The Sick Bay personnel did a remarkable job in getting their people out of Sick Bay. All bed patients were gotten off the ship and the percentage of bed patients who are now survivors is higher than any other organization on the ship.

          The water conditions were difficult to say the least. The wind had been blowing at 22 knots all day and the water was rough. For purposes of swimming it should be termed very rough. It was also colder than that to which the men had been accustomed. the temperature was about 69 degrees, this corresponds to the temperature of the water in which you swim off the Atlantic beaches. I believe it's slightly colder than that, so you can imagine what they were up against when they were in the water for a considerable period because the average swimmer likes to swim in the ocean at that temperature for only about 50 minutes.

          All personnel apparently had gotten into the water by about 1905 and with the Navigator and the Executive Officer, I left the bridge and went down to a small platform on the starboard side.

          A very nice thing that happened at this point. I discovered that my automatic feature of the life belt wasn't working just before I went over the side and the Assistant Navigator, who was their, unbuckled his life belt and said, "Here Capatain, take mine." His name was Lieutenant Blaks.

          After the men were in the water, a number of them had difficulty because of the high waves. I have interviewed many of the personnel since and those that had no difficulty were those that had had some experience in the surf. A considerable number had drowned.

          To go back a little bit, I believe about 125 were killed in the explosions that occurred aboard ship before we left.

          The ship had about 2-1/2 knots headway on which was fortunate because it assisted the personnel in getting clear. Even so, just as we left a tremendous explosion occurred which was undoubtedly one or more of the torpedoes. This explosion blew the aft part of the flight deck off and blew the sides off the ship aft of a point about half way down the flight deck. I was just leaving when this explosion occurred and the ship rocked tremendiously and the noise was deafening. This explosion undoubtedly did some damage below because the ship began to list immediately and listed slowly for about twenty or thirty minutes and then rolled over completely. She sank about 2100, very slowly and without much commotion.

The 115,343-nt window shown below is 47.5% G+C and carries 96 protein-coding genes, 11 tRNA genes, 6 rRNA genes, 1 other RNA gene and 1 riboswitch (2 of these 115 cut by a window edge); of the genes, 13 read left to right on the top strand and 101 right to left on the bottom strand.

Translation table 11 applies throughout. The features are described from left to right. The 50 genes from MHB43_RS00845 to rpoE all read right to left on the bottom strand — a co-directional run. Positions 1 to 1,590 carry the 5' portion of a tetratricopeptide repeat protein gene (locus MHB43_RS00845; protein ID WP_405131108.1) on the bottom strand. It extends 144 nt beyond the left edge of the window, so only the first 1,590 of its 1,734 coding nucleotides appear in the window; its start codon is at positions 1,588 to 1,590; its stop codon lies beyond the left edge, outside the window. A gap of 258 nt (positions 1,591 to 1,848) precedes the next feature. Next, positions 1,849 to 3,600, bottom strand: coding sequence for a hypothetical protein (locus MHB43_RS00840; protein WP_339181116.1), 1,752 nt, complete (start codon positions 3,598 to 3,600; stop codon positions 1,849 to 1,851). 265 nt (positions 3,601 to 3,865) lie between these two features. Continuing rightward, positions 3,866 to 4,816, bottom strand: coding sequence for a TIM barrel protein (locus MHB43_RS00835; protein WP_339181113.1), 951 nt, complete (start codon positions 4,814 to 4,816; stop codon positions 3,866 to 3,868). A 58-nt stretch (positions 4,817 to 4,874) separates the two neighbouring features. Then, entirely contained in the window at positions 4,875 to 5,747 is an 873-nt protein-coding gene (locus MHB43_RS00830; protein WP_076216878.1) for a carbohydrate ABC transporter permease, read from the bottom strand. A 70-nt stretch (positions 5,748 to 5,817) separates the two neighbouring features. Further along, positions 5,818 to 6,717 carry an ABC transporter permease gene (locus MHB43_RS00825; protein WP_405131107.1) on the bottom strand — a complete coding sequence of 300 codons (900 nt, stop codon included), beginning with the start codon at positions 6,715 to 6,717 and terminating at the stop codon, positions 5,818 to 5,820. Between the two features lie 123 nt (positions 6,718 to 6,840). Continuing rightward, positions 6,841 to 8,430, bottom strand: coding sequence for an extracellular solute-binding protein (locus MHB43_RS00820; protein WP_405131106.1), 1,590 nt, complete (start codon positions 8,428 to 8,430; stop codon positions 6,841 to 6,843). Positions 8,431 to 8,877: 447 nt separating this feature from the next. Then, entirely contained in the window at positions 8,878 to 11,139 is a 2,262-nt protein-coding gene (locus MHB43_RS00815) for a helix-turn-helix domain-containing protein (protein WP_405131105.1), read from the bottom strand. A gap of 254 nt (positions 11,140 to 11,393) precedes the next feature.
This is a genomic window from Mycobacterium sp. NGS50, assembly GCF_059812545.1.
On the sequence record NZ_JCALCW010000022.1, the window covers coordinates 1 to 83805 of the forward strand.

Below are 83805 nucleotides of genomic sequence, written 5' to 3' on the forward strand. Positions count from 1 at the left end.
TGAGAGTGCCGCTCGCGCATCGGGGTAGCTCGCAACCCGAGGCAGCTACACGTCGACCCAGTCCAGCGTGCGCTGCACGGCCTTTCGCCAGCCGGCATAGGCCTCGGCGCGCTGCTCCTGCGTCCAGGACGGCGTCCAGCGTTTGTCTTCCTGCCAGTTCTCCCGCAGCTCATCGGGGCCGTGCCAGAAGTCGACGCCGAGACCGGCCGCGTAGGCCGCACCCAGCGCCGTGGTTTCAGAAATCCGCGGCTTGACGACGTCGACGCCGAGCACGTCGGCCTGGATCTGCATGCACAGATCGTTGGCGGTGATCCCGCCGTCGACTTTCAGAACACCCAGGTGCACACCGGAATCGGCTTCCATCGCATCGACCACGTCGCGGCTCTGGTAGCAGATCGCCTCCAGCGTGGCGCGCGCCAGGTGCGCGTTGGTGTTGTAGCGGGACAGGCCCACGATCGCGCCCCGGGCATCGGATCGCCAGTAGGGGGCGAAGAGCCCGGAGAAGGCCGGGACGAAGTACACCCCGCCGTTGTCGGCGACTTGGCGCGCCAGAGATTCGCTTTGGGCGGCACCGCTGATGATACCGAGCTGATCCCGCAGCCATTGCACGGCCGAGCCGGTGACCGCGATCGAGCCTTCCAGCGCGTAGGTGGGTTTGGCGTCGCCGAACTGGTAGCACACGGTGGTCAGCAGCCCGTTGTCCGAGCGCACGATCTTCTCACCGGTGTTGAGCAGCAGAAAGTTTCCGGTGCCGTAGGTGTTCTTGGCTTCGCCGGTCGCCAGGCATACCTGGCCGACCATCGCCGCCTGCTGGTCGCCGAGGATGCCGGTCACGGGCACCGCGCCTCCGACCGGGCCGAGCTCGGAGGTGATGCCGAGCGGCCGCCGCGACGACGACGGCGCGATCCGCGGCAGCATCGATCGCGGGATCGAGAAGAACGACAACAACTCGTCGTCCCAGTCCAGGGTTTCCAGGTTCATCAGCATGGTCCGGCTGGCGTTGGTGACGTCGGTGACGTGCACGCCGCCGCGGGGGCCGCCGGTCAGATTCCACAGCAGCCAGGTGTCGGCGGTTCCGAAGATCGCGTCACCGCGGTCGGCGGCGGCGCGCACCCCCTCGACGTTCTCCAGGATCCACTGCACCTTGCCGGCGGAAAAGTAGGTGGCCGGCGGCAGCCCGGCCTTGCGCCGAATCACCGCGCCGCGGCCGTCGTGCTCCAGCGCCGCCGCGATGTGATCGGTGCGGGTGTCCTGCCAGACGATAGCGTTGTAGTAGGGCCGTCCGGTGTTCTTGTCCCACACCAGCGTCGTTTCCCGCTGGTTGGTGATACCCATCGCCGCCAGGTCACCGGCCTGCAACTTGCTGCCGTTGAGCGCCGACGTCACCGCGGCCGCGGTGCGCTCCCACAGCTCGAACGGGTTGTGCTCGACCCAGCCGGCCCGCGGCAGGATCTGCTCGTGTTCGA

As soon as the men were in the water the vessels of the screen closed in and commenced recovering personnel. I was picked up in about 45 minutes and reported to Admiral Durgin over the TBS, after which he told me to take charge of the recovery and designate which ships I would like to have. After conference with the Commanding Officer of the EDMONDS, the DE on which I was then embarked, we selected three DEs and one destroyer and they reported for duty. They were already engaged in the operation of picking up personnel.

          A lighted buoy was put over to mark the spot in order that the vessels could have a reference point for their search. The recovery vessels put out boats and used their searchlights. Recovery was difficult due to the rough sea and the darkness. During the first part of it the sea was lighted up by the fire and an important incident, which I haven't mentioned, was the fact that the Jap planes began to strefe the personnel in the water. We don't know exactly how many were hit, but we do know that one raft containing most of the Quartermasters was hit and they were not seen afterward. Also, Lieutenant Morrison, who was the Officer of the Deck at the time, received a superficial wound in his scalp from a bullet while he was in the water.

          The ships did a remakable job in spite of these conditions in recovering the personnel. Unfortunately it took several hours to do this because of the light conditions and other conditions already mentioned. I believe that by a little after midnight all of the people who were alive had been picked up and at this point I would like to read a memorandum which I have written to the Casualty Section, covering this, to make it a matter of record.